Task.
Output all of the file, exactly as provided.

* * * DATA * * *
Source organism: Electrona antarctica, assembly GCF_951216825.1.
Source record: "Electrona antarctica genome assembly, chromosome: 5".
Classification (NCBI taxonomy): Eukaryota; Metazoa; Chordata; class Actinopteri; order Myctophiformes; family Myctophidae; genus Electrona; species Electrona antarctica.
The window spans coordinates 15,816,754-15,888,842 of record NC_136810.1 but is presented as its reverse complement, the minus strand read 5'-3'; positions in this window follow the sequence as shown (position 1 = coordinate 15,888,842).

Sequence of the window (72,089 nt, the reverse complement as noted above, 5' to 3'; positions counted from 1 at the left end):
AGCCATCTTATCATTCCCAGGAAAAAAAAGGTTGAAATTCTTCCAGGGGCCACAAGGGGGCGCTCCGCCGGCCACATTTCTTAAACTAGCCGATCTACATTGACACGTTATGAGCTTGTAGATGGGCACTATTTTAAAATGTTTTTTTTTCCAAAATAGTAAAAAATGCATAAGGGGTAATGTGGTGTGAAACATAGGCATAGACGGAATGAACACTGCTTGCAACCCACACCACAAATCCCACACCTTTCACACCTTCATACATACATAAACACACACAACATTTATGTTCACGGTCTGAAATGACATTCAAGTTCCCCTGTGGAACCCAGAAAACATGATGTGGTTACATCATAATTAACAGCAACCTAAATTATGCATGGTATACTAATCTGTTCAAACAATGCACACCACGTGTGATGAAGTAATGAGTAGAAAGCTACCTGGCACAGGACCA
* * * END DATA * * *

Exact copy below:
Source organism: Electrona antarctica, assembly GCF_951216825.1.
Source record: "Electrona antarctica genome assembly, chromosome: 5".
Classification (NCBI taxonomy): Eukaryota; Metazoa; Chordata; class Actinopteri; order Myctophiformes; family Myctophidae; genus Electrona; species Electrona antarctica.
The window spans coordinates 15,816,754-15,888,842 of record NC_136810.1 but is presented as its reverse complement, the minus strand read 5'-3'; positions in this window follow the sequence as shown (position 1 = coordinate 15,888,842).

Sequence of the window (72,089 nt, the reverse complement as noted above, 5' to 3'; positions counted from 1 at the left end):
AGCCATCTTATCATTCCCAGGAAAAAAAAGGTTGAAATTCTTCCAGGGGCCACAAGGGGGCGCTCCGCCGGCCACATTTCTTAAACTAGCCGATCTACATTGACACGTTATGAGCTTGTAGATGGGCACTATTTTAAAATGTTTTTTTTTCCAAAATAGTAAAAAATGCATAAGGGGTAATGTGGTGTGAAACATAGGCATAGACGGAATGAACACTGCTTGCAACCCACACCACAAATCCCACACCTTTCACACCTTCATACATACATAAACACACACAACATTTATGTTCACGGTCTGAAATGACATTCAAGTTCCCCTGTGGAACCCAGAAAACATGATGTGGTTACATCATAATTAACAGCAACCTAAATTATGCATGGTATACTAATCTGTTCAAACAATGCACACCACGTGTGATGAAGTAATGAGTAGAAAGCTACCTGGCACAGGACCA